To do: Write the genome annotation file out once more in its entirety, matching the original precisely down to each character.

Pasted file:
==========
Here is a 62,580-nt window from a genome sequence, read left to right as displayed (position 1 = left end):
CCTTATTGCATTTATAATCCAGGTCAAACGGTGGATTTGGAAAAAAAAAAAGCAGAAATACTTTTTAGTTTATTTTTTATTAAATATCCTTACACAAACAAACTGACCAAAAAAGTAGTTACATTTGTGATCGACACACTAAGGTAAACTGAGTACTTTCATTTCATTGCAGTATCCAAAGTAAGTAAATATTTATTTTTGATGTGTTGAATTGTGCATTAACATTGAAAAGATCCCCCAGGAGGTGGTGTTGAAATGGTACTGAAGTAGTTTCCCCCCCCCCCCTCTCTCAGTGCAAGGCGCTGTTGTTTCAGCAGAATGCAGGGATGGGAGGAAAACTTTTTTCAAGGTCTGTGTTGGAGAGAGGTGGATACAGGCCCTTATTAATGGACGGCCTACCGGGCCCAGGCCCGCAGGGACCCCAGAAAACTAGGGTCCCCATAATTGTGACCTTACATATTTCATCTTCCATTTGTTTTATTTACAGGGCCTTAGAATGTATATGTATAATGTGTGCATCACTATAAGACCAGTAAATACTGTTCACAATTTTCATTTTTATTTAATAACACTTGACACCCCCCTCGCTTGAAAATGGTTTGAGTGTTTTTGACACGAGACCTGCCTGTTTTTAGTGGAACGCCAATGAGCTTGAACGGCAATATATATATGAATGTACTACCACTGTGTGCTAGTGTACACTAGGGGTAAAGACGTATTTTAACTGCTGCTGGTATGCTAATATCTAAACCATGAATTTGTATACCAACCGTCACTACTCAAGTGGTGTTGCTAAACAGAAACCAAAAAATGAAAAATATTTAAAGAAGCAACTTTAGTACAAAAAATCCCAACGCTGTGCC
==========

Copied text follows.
Here is a 62,580-nt window from a genome sequence, read left to right as displayed (position 1 = left end):
CCTTATTGCATTTATAATCCAGGTCAAACGGTGGATTTGGAAAAAAAAAAAGCAGAAATACTTTTTAGTTTATTTTTTATTAAATATCCTTACACAAACAAACTGACCAAAAAAGTAGTTACATTTGTGATCGACACACTAAGGTAAACTGAGTACTTTCATTTCATTGCAGTATCCAAAGTAAGTAAATATTTATTTTTGATGTGTTGAATTGTGCATTAACATTGAAAAGATCCCCCAGGAGGTGGTGTTGAAATGGTACTGAAGTAGTTTCCCCCCCCCCCCTCTCTCAGTGCAAGGCGCTGTTGTTTCAGCAGAATGCAGGGATGGGAGGAAAACTTTTTTCAAGGTCTGTGTTGGAGAGAGGTGGATACAGGCCCTTATTAATGGACGGCCTACCGGGCCCAGGCCCGCAGGGACCCCAGAAAACTAGGGTCCCCATAATTGTGACCTTACATATTTCATCTTCCATTTGTTTTATTTACAGGGCCTTAGAATGTATATGTATAATGTGTGCATCACTATAAGACCAGTAAATACTGTTCACAATTTTCATTTTTATTTAATAACACTTGACACCCCCCTCGCTTGAAAATGGTTTGAGTGTTTTTGACACGAGACCTGCCTGTTTTTAGTGGAACGCCAATGAGCTTGAACGGCAATATATATATGAATGTACTACCACTGTGTGCTAGTGTACACTAGGGGTAAAGACGTATTTTAACTGCTGCTGGTATGCTAATATCTAAACCATGAATTTGTATACCAACCGTCACTACTCAAGTGGTGTTGCTAAACAGAAACCAAAAAATGAAAAATATTTAAAGAAGCAACTTTAGTACAAAAAATCCCAACGCTGTGCC